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Ithaca College introduces a reading program to engage the entire campus as a community of learners.

Peggy Williams
Photo by Tom A. Mike

This summer the College is launching an exciting program that will not only create a shared academic experience for incoming students --- as called for in our Institutional Plan --- but also engage the entire campus. The first-year student summer reading initiative sends a powerful message: that an Ithaca College education encompasses not only a high degree of professional training, but also the liberal arts values of intellectual inquiry and critical thinking.

The choice of the inaugural reading, James McBride's The Color of Water, underscores our commitment to another priority of the Institutional Plan, which is to "create a campus environment that accepts, reflects, and celebrates diversity." The Color of Water is McBride's memoir of growing up in New York City, the son of a Polish Jewish mother and an African American father. His work is a moving testament to the ethnic complexity of American society and should provide a valuable jumping-off point for discussions about cultural differences and the nature of race in the United States.

The Color of Water won the 1997 Anisfield-Wolf Book Award for literary excellence, was an American Literary Association "notable book of the year," and spent more than two years on the New York Times best-seller list. In 2002 it was chosen by New York Women's Agenda as the first selection of the "New York City Reads Together" project. McBride, a former staff writer for the Boston Globe and Washington Post, is also an accomplished musician. A professional saxophonist and composer, he has received the American Music Theater Festival's Stephen Sondheim Award and his songs have been recorded by Anita Baker and Grover Washington Jr., among others.

At orientation in August, each first-year student will receive a copy of The Color of Water. We are asking students to engage in a thoughtful critique of this book and not simply to digest it. Every book has a perspective, and we want students to learn how to identify the author's point of view, understand it, analyze its strengths and weaknesses, and formulate alternative points of view. To that end we will include with the book four questions intended to stimulate the students' reflection on the narrative. The questions deal with such topics as how the story broadens or changes the reader's understanding of what it means to be Jewish or black and what the story has to say about what is gained and what is lost when holding on to the past and when forgetting, ignoring, or running away from it.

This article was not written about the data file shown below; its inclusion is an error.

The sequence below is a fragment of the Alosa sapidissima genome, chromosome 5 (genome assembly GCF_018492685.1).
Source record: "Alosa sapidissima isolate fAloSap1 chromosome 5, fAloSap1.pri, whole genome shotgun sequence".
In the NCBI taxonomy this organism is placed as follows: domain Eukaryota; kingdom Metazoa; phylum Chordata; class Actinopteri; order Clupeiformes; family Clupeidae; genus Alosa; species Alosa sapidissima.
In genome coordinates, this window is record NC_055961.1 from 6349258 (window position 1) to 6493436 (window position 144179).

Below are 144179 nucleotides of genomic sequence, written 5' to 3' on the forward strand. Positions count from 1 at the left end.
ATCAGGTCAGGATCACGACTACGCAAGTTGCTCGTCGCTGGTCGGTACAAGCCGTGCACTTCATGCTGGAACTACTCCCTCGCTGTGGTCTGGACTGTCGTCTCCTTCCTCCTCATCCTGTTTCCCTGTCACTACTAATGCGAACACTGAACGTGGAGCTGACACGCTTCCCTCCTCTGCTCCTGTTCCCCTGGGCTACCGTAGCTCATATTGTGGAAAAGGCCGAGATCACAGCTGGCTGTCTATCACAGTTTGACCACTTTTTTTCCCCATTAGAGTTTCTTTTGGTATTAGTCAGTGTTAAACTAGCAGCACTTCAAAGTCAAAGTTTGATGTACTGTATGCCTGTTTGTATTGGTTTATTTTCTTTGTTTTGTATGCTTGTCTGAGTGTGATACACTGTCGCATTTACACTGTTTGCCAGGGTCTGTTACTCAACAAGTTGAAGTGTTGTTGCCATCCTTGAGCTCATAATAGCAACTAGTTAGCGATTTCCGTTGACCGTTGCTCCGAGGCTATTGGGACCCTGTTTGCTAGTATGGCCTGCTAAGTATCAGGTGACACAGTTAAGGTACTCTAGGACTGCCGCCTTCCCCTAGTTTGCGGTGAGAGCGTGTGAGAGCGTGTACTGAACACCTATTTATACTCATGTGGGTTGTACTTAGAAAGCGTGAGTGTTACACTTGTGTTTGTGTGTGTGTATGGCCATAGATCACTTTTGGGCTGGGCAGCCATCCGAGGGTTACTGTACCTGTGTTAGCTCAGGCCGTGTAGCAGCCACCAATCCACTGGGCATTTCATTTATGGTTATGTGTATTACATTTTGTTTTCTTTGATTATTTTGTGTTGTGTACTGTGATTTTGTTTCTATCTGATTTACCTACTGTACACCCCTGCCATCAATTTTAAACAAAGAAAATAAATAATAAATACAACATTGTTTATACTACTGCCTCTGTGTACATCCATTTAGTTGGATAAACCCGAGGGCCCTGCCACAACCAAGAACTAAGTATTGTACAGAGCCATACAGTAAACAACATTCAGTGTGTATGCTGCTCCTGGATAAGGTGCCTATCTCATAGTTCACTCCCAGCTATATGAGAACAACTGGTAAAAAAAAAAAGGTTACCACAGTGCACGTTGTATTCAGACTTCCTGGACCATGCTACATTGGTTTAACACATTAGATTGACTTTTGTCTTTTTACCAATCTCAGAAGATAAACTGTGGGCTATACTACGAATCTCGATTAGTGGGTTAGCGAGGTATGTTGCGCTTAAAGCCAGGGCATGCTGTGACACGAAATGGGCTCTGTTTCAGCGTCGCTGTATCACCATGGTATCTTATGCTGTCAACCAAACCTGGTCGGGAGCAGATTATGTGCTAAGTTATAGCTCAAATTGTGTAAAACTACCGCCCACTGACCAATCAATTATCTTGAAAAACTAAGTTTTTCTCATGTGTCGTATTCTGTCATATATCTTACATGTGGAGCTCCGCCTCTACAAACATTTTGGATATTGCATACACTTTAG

The Color of Water tells an interesting story that we believe will create some thought-provoking dialogue. On August 26, the day after Convocation, first-year students will participate in small-group discussions on their reading, led by faculty facilitators from different disciplines as well as other members of the College community. We hope the readers will share their own thoughts on what they gained from reading the book.

We also hope that the first-year students and volunteer facilitators will not be alone in their conversations. We are making copies available to all faculty and staff members who wish to take part in this endeavor, so that the initiative can become a shared experience across campus.

James McBride himself will make a special appearance on campus the week after classes start. He will give a public presentation --- which will include a performance by his 12-piece jazz band of works from his new CD, The Process: Volume One --- on Tuesday, September 2, at 7:00 p.m. in the Emerson Suites. You are welcome to join us if you are in the neighborhood; you might want to read the book beforehand.

My thanks to assistant provost and dean of interdisciplinary studies Tanya Saunders, who headed the organizing committee, as well as the many volunteer participants who recognize the value of this project. We are excited about the first-year student summer reading initiative and look forward to this program's becoming another fine tradition at Ithaca College --- part of an ongoing process in which we seek to foster intellect, creativity, and character

[signed] Peggy R. Williams

   

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A. Ozolins, Ithaca College Office of Publications, 30 July, 2003